11 of 20 Latin American nations surveyed saw a decline in their scores compared to the 2007 index, according to a Latin Business Chronicle analysis of the data.


Brazil, Latin America's largest economy, saw its overall score fall by 0.8, while Mexico - the region's second-largest economy - boosted its score by 1.2. Heritage classifies both economies as "Moderately Free."

Chile is still ranked as the freest economy in Latin America, followed by El Salvador and Uruguay. Meanwhile, Cuba is ranked as the most repressed economy, followed by Venezuela and Haiti.

Corruption, inflation and weak property rights are the major trouble areas for regional economies, they say. "The recent rise of populists like Evo Morales and Hugo Chávez threatens to widen the freedom gap in the Americas even more," the report says.


Measured by trade groups, CAFTA is the freest and ALBA the most repressed, a Latin Business Chronicle analysis shows. CAFTA's average score was 62.72 points. Mercosur had the second-best result, with an average score of 61.13 points. The Andean Community followed, with 58.22 points. ALBA had 48.78 points. However, within ALBA there are big differences, with Nicaragua's score of 62.7 points considerably higher than that of Cuba, 29.7 points.

Among nations that saw declining economic freedom were Chile, Colombia and Costa Rica - typically seen as investor-friendly nations - and Bolivia, Cuba, Ecuador and Nicaragua - which are run by investor-hostile governments.

And - despite increased moves curtailing private enterprise - Venezuela actually boosted its score compared to last year. Other nations that improved their score include Uruguay, Peru, Paraguay and Haiti.

"The typical ...Central/South American nation stands out positively in terms of limited government taxation and expenditures, as well as strong labor freedoms. The other five freedoms are also slightly stronger in the Americas than they are elsewhere, with lighter trade, investment, financial, and regulatory burdens," the report says.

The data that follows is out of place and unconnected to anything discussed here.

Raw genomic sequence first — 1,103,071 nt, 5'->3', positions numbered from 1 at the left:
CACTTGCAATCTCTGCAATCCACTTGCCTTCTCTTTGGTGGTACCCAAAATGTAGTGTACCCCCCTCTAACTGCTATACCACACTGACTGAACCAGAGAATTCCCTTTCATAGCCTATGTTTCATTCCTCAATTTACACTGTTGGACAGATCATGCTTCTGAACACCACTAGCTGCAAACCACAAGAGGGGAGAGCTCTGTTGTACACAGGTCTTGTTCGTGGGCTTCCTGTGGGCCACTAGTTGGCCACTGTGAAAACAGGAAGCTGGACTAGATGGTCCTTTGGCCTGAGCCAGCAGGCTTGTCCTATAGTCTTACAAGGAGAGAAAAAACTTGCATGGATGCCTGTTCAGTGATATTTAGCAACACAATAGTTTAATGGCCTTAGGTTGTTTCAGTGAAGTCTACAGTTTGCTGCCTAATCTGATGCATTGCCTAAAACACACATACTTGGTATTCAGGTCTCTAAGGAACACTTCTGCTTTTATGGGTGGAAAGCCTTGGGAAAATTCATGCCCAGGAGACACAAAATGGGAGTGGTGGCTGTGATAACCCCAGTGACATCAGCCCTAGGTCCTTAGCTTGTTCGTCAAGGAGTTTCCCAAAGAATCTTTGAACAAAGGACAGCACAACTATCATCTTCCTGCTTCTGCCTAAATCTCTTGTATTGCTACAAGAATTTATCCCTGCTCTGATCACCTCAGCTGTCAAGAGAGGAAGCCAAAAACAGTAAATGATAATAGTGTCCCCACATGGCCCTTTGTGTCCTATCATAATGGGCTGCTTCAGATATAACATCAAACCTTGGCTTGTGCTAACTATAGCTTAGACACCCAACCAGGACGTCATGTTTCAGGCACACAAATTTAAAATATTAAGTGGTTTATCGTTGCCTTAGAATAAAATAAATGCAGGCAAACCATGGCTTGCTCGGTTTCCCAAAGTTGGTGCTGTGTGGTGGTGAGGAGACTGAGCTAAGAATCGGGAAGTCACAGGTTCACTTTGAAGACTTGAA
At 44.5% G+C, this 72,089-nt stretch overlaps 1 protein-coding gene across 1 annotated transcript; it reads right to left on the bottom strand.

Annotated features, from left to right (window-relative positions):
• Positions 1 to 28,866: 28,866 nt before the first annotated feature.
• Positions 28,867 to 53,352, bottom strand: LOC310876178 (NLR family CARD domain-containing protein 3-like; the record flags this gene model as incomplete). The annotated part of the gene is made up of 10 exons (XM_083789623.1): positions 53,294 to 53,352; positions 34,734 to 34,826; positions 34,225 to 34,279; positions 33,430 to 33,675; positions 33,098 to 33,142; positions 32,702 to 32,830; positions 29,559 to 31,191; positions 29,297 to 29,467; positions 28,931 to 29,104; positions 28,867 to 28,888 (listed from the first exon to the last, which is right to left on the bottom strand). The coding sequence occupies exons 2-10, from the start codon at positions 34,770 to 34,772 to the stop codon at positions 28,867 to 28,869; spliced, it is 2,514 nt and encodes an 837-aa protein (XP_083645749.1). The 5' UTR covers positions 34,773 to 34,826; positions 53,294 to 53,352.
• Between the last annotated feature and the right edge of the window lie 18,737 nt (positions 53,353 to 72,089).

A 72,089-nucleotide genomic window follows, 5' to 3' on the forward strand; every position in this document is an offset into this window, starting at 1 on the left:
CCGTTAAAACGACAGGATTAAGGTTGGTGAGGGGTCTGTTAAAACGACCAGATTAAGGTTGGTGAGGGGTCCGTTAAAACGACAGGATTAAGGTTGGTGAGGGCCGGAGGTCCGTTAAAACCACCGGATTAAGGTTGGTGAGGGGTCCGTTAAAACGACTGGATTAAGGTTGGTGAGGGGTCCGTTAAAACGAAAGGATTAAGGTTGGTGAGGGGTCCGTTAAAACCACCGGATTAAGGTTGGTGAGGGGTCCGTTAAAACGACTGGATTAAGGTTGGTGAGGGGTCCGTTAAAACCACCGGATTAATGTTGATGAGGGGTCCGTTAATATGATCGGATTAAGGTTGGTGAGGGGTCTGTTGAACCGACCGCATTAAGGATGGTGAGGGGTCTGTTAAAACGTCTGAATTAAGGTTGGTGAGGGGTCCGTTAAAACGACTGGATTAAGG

The Dominican Republic improved its score, but continues to be ranked among the worst countries in Latin America despite having a government widely seen as pro-business. The low score is mainly due to weak property rights and widespread corruption, but also still-high inflation.

"The court system is inefficient, and red tape is common," the report says. "The government can expropriate property arbitrarily. Most confiscated property has been used for infrastructure or commercial development. Although the government has slowly improved its patent and trademark laws, the enforcement of intellectual property rights remains poor."

And corruption is perceived as significant, it points out. "Official corruption is pervasive," it says. "Despite recent reforms, Dominican and foreign business leaders complain that judicial and administrative corruption affects the settlement of business disputes."

The Dominican Republic received a low score in the monetary freedom category thanks to inflation still being too high (averaging 10.7 percent between 2004 and 2006) and price controls to electricity and fuel, subsidies of some agricultural products and electricity generation. "An additional 10 percentage points is deducted from the Dominican Republic’s monetary freedom score to account for policies that distort domestic prices," the report says.

© Copyright Latin Business Chronicle

Friday, January 25, 2008

The Real Key to Development

The Real Key to Development



January 15, 2008; Page A13

Are the world's impoverished masses destined to live lives of permanent misery unless rich countries transfer wealth for spending on education and infrastructure?

You might think so if your gurus on development economics earn their bread and butter "lending" at the World Bank. Education and infrastructure "investment" are two of the Bank's favorite development themes.

Yet the evidence is piling up that neither government nor multilateral spending on education and infrastructure are key to development. To move out of poverty, countries instead need fast growth; and to get that they need to unleash the animal spirits of entrepreneurs.